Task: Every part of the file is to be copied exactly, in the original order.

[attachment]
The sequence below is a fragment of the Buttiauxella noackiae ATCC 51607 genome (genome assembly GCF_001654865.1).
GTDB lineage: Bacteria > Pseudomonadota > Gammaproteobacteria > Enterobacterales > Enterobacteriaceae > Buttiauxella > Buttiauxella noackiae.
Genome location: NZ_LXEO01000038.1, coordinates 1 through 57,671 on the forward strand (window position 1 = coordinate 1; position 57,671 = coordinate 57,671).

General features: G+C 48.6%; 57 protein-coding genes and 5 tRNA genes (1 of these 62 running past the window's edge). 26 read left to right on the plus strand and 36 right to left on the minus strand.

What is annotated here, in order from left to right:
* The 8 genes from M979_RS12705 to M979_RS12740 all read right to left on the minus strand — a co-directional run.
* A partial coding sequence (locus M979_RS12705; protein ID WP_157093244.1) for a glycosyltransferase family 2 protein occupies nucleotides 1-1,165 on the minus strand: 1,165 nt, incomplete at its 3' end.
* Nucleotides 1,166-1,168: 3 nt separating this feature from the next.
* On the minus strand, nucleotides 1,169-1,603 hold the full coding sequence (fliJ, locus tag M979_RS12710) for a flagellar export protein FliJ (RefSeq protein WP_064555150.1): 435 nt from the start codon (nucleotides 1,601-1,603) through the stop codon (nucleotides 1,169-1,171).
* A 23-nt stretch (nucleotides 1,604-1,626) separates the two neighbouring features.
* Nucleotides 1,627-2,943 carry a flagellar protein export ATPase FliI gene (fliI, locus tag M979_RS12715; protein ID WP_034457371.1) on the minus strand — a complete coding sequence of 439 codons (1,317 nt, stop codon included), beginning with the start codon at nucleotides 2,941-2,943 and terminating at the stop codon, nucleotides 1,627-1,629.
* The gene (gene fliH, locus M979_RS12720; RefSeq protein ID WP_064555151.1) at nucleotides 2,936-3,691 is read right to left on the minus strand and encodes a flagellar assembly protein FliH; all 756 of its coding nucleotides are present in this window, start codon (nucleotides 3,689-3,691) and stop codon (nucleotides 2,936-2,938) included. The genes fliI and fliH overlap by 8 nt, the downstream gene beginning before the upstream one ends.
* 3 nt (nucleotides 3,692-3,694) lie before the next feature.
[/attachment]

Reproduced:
The sequence below is a fragment of the Buttiauxella noackiae ATCC 51607 genome (genome assembly GCF_001654865.1).
GTDB lineage: Bacteria > Pseudomonadota > Gammaproteobacteria > Enterobacterales > Enterobacteriaceae > Buttiauxella > Buttiauxella noackiae.
Genome location: NZ_LXEO01000038.1, coordinates 1 through 57,671 on the forward strand (window position 1 = coordinate 1; position 57,671 = coordinate 57,671).

General features: G+C 48.6%; 57 protein-coding genes and 5 tRNA genes (1 of these 62 running past the window's edge). 26 read left to right on the plus strand and 36 right to left on the minus strand.

What is annotated here, in order from left to right:
* The 8 genes from M979_RS12705 to M979_RS12740 all read right to left on the minus strand — a co-directional run.
* A partial coding sequence (locus M979_RS12705; protein ID WP_157093244.1) for a glycosyltransferase family 2 protein occupies nucleotides 1-1,165 on the minus strand: 1,165 nt, incomplete at its 3' end.
* Nucleotides 1,166-1,168: 3 nt separating this feature from the next.
* On the minus strand, nucleotides 1,169-1,603 hold the full coding sequence (fliJ, locus tag M979_RS12710) for a flagellar export protein FliJ (RefSeq protein WP_064555150.1): 435 nt from the start codon (nucleotides 1,601-1,603) through the stop codon (nucleotides 1,169-1,171).
* A 23-nt stretch (nucleotides 1,604-1,626) separates the two neighbouring features.
* Nucleotides 1,627-2,943 carry a flagellar protein export ATPase FliI gene (fliI, locus tag M979_RS12715; protein ID WP_034457371.1) on the minus strand — a complete coding sequence of 439 codons (1,317 nt, stop codon included), beginning with the start codon at nucleotides 2,941-2,943 and terminating at the stop codon, nucleotides 1,627-1,629.
* The gene (gene fliH, locus M979_RS12720; RefSeq protein ID WP_064555151.1) at nucleotides 2,936-3,691 is read right to left on the minus strand and encodes a flagellar assembly protein FliH; all 756 of its coding nucleotides are present in this window, start codon (nucleotides 3,689-3,691) and stop codon (nucleotides 2,936-2,938) included. The genes fliI and fliH overlap by 8 nt, the downstream gene beginning before the upstream one ends.
* 3 nt (nucleotides 3,692-3,694) lie before the next feature.